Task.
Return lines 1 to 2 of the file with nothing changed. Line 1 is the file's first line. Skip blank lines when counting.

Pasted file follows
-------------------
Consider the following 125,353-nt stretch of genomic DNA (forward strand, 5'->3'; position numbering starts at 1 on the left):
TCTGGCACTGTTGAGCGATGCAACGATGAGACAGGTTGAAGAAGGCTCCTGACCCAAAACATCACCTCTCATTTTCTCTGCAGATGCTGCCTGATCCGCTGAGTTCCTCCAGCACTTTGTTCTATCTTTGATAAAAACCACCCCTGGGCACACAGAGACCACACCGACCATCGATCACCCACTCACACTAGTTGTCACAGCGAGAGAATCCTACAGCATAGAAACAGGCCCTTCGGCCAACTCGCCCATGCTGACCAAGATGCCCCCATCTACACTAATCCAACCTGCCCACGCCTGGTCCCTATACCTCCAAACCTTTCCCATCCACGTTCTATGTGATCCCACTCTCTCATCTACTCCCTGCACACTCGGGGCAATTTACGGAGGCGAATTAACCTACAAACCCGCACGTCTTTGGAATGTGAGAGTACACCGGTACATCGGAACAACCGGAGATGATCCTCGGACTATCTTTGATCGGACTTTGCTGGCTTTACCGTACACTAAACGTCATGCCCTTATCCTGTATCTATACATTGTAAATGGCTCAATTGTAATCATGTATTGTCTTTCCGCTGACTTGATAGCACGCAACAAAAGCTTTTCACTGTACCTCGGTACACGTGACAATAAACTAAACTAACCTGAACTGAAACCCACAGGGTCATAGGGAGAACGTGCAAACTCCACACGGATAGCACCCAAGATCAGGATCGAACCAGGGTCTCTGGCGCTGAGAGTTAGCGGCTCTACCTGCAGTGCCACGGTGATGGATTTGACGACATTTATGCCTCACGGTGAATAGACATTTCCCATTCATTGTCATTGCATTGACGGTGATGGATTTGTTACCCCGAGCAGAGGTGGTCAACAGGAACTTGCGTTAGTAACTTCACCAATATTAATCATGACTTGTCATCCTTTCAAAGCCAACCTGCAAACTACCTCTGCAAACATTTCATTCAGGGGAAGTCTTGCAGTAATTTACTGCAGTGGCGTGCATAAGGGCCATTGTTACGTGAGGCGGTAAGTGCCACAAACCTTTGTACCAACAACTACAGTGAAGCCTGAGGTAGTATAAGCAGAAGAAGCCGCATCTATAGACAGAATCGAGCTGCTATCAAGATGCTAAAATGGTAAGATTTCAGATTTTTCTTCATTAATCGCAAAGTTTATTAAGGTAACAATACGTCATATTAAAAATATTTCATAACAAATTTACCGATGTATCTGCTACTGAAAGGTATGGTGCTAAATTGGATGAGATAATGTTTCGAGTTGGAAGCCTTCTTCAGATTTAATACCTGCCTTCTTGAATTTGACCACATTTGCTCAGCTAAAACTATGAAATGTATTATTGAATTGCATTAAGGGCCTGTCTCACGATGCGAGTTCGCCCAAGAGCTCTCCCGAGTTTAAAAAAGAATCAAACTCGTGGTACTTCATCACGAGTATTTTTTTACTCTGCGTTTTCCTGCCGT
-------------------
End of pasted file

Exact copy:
Consider the following 125,353-nt stretch of genomic DNA (forward strand, 5'->3'; position numbering starts at 1 on the left):
TCTGGCACTGTTGAGCGATGCAACGATGAGACAGGTTGAAGAAGGCTCCTGACCCAAAACATCACCTCTCATTTTCTCTGCAGATGCTGCCTGATCCGCTGAGTTCCTCCAGCACTTTGTTCTATCTTTGATAAAAACCACCCCTGGGCACACAGAGACCACACCGACCATCGATCACCCACTCACACTAGTTGTCACAGCGAGAGAATCCTACAGCATAGAAACAGGCCCTTCGGCCAACTCGCCCATGCTGACCAAGATGCCCCCATCTACACTAATCCAACCTGCCCACGCCTGGTCCCTATACCTCCAAACCTTTCCCATCCACGTTCTATGTGATCCCACTCTCTCATCTACTCCCTGCACACTCGGGGCAATTTACGGAGGCGAATTAACCTACAAACCCGCACGTCTTTGGAATGTGAGAGTACACCGGTACATCGGAACAACCGGAGATGATCCTCGGACTATCTTTGATCGGACTTTGCTGGCTTTACCGTACACTAAACGTCATGCCCTTATCCTGTATCTATACATTGTAAATGGCTCAATTGTAATCATGTATTGTCTTTCCGCTGACTTGATAGCACGCAACAAAAGCTTTTCACTGTACCTCGGTACACGTGACAATAAACTAAACTAACCTGAACTGAAACCCACAGGGTCATAGGGAGAACGTGCAAACTCCACACGGATAGCACCCAAGATCAGGATCGAACCAGGGTCTCTGGCGCTGAGAGTTAGCGGCTCTACCTGCAGTGCCACGGTGATGGATTTGACGACATTTATGCCTCACGGTGAATAGACATTTCCCATTCATTGTCATTGCATTGACGGTGATGGATTTGTTACCCCGAGCAGAGGTGGTCAACAGGAACTTGCGTTAGTAACTTCACCAATATTAATCATGACTTGTCATCCTTTCAAAGCCAACCTGCAAACTACCTCTGCAAACATTTCATTCAGGGGAAGTCTTGCAGTAATTTACTGCAGTGGCGTGCATAAGGGCCATTGTTACGTGAGGCGGTAAGTGCCACAAACCTTTGTACCAACAACTACAGTGAAGCCTGAGGTAGTATAAGCAGAAGAAGCCGCATCTATAGACAGAATCGAGCTGCTATCAAGATGCTAAAATGGTAAGATTTCAGATTTTTCTTCATTAATCGCAAAGTTTATTAAGGTAACAATACGTCATATTAAAAATATTTCATAACAAATTTACCGATGTATCTGCTACTGAAAGGTATGGTGCTAAATTGGATGAGATAATGTTTCGAGTTGGAAGCCTTCTTCAGATTTAATACCTGCCTTCTTGAATTTGACCACATTTGCTCAGCTAAAACTATGAAATGTATTATTGAATTGCATTAAGGGCCTGTCTCACGATGCGAGTTCGCCCAAGAGCTCTCCCGAGTTTAAAAAAGAATCAAACTCGTGGTACTTCATCACGAGTATTTTTTTACTCTGCGTTTTCCTGCCGT